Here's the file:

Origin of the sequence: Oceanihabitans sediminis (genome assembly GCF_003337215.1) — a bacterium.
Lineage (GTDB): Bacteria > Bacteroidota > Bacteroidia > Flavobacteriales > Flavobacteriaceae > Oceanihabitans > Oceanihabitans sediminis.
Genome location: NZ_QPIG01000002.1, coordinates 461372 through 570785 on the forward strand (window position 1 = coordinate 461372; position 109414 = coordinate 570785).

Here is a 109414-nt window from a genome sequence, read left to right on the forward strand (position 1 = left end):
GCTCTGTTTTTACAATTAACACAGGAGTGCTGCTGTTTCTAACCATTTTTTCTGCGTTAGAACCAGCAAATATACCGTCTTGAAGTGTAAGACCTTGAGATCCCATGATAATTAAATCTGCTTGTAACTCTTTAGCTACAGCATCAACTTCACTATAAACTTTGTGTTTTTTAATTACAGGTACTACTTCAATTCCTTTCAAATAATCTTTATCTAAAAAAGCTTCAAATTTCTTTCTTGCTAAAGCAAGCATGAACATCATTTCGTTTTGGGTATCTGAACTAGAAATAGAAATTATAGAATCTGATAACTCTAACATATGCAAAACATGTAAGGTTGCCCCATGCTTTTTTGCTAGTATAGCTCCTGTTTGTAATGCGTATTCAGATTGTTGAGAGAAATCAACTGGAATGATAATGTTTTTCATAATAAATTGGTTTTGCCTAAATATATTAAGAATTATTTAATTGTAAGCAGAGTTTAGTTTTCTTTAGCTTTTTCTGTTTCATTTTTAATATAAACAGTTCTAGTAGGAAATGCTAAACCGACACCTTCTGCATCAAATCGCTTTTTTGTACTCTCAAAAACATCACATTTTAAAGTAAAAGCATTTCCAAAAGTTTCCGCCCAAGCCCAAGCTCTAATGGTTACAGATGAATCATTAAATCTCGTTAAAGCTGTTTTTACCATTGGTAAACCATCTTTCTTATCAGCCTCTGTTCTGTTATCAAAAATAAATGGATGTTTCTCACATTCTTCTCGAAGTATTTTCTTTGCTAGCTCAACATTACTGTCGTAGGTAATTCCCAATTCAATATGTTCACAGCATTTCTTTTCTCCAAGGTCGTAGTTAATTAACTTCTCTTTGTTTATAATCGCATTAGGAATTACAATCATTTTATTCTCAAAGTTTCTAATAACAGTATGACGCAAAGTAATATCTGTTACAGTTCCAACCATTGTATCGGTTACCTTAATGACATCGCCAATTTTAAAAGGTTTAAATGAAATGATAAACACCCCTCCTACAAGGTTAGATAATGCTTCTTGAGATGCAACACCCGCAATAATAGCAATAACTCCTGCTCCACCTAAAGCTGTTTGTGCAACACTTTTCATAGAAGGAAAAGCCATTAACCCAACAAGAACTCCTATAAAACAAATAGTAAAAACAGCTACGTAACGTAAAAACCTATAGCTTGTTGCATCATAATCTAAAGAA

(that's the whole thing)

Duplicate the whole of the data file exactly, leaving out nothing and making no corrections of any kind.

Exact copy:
Origin of the sequence: Oceanihabitans sediminis (genome assembly GCF_003337215.1) — a bacterium.
Lineage (GTDB): Bacteria > Bacteroidota > Bacteroidia > Flavobacteriales > Flavobacteriaceae > Oceanihabitans > Oceanihabitans sediminis.
Genome location: NZ_QPIG01000002.1, coordinates 461372 through 570785 on the forward strand (window position 1 = coordinate 461372; position 109414 = coordinate 570785).

Here is a 109414-nt window from a genome sequence, read left to right on the forward strand (position 1 = left end):
GCTCTGTTTTTACAATTAACACAGGAGTGCTGCTGTTTCTAACCATTTTTTCTGCGTTAGAACCAGCAAATATACCGTCTTGAAGTGTAAGACCTTGAGATCCCATGATAATTAAATCTGCTTGTAACTCTTTAGCTACAGCATCAACTTCACTATAAACTTTGTGTTTTTTAATTACAGGTACTACTTCAATTCCTTTCAAATAATCTTTATCTAAAAAAGCTTCAAATTTCTTTCTTGCTAAAGCAAGCATGAACATCATTTCGTTTTGGGTATCTGAACTAGAAATAGAAATTATAGAATCTGATAACTCTAACATATGCAAAACATGTAAGGTTGCCCCATGCTTTTTTGCTAGTATAGCTCCTGTTTGTAATGCGTATTCAGATTGTTGAGAGAAATCAACTGGAATGATAATGTTTTTCATAATAAATTGGTTTTGCCTAAATATATTAAGAATTATTTAATTGTAAGCAGAGTTTAGTTTTCTTTAGCTTTTTCTGTTTCATTTTTAATATAAACAGTTCTAGTAGGAAATGCTAAACCGACACCTTCTGCATCAAATCGCTTTTTTGTACTCTCAAAAACATCACATTTTAAAGTAAAAGCATTTCCAAAAGTTTCCGCCCAAGCCCAAGCTCTAATGGTTACAGATGAATCATTAAATCTCGTTAAAGCTGTTTTTACCATTGGTAAACCATCTTTCTTATCAGCCTCTGTTCTGTTATCAAAAATAAATGGATGTTTCTCACATTCTTCTCGAAGTATTTTCTTTGCTAGCTCAACATTACTGTCGTAGGTAATTCCCAATTCAATATGTTCACAGCATTTCTTTTCTCCAAGGTCGTAGTTAATTAACTTCTCTTTGTTTATAATCGCATTAGGAATTACAATCATTTTATTCTCAAAGTTTCTAATAACAGTATGACGCAAAGTAATATCTGTTACAGTTCCAACCATTGTATCGGTTACCTTAATGACATCGCCAATTTTAAAAGGTTTAAATGAAATGATAAACACCCCTCCTACAAGGTTAGATAATGCTTCTTGAGATGCAACACCCGCAATAATAGCAATAACTCCTGCTCCACCTAAAGCTGTTTGTGCAACACTTTTCATAGAAGGAAAAGCCATTAACCCAACAAGAACTCCTATAAAACAAATAGTAAAAACAGCTACGTAACGTAAAAACCTATAGCTTGTTGCATCATAATCTAAAGAA